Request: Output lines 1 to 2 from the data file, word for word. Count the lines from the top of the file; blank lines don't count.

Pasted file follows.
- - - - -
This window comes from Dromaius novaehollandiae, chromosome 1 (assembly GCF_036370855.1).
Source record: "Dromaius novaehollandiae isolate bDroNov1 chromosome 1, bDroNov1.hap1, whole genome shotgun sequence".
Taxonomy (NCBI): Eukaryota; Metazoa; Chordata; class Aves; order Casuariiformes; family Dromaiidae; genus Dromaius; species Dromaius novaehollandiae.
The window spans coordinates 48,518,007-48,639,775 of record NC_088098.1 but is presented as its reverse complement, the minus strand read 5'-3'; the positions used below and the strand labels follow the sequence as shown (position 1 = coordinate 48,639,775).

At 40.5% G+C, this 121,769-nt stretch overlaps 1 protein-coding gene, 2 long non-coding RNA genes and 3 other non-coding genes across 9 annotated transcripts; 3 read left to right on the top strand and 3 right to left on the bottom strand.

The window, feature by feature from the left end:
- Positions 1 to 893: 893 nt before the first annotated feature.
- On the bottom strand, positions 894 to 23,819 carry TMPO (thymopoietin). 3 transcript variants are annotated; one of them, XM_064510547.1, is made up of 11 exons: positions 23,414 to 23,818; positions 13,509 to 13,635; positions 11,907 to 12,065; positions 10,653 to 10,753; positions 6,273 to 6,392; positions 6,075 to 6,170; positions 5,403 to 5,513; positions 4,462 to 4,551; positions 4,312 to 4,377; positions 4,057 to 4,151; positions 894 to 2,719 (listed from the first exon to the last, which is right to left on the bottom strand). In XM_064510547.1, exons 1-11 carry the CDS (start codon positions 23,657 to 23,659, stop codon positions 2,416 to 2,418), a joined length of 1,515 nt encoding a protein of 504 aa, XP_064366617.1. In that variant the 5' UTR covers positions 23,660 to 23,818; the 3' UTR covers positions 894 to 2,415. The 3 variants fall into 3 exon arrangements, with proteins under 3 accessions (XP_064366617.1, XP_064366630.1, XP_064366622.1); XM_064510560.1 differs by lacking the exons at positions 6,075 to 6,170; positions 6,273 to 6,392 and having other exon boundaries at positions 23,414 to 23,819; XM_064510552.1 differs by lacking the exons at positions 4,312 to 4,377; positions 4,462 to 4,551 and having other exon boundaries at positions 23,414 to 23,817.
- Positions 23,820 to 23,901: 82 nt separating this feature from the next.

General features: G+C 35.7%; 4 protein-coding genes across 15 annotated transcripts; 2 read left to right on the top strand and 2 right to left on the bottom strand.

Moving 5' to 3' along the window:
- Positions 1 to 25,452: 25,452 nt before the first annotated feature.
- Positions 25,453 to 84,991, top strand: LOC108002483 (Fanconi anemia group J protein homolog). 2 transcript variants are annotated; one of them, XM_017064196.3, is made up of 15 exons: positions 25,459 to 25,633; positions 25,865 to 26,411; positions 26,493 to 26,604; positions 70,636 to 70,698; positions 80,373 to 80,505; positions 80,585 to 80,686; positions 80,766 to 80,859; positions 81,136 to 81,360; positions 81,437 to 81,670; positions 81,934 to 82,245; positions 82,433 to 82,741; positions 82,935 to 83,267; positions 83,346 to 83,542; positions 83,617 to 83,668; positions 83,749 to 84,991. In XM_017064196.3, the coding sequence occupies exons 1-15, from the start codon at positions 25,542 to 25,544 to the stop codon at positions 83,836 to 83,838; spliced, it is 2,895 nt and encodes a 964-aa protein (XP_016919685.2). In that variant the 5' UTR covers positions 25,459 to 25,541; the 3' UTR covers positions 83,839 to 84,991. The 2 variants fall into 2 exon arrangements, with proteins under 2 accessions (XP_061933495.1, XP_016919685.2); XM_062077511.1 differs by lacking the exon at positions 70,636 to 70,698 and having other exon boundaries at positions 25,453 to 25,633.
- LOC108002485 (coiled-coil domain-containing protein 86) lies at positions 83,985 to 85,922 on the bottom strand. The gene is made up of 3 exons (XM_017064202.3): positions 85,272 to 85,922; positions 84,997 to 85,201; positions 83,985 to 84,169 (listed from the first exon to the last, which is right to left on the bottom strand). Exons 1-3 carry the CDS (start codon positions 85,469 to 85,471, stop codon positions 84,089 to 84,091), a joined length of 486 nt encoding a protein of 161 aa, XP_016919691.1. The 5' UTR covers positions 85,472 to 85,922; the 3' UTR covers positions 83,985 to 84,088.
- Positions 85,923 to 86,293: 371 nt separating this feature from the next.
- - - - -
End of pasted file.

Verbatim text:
This window comes from Dromaius novaehollandiae, chromosome 1 (assembly GCF_036370855.1).
Source record: "Dromaius novaehollandiae isolate bDroNov1 chromosome 1, bDroNov1.hap1, whole genome shotgun sequence".